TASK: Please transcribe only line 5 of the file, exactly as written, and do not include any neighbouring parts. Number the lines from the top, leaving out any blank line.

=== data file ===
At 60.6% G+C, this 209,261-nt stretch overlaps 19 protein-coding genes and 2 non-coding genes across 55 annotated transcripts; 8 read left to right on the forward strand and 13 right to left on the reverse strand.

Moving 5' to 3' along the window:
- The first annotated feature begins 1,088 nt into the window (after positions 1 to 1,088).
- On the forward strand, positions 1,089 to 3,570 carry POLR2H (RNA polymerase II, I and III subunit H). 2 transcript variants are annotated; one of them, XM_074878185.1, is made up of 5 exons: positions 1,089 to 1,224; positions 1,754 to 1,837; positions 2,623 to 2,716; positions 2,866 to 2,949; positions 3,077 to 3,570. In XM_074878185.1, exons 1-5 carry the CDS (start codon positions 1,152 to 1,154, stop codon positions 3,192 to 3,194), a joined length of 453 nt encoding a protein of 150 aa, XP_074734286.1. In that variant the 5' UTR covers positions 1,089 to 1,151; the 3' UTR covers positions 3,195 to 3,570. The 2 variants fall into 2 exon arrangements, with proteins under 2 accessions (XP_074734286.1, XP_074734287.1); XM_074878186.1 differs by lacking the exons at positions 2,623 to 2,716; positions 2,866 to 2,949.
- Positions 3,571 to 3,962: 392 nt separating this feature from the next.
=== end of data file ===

- Positions 3,571 to 3,962: 392 nt separating this feature from the next.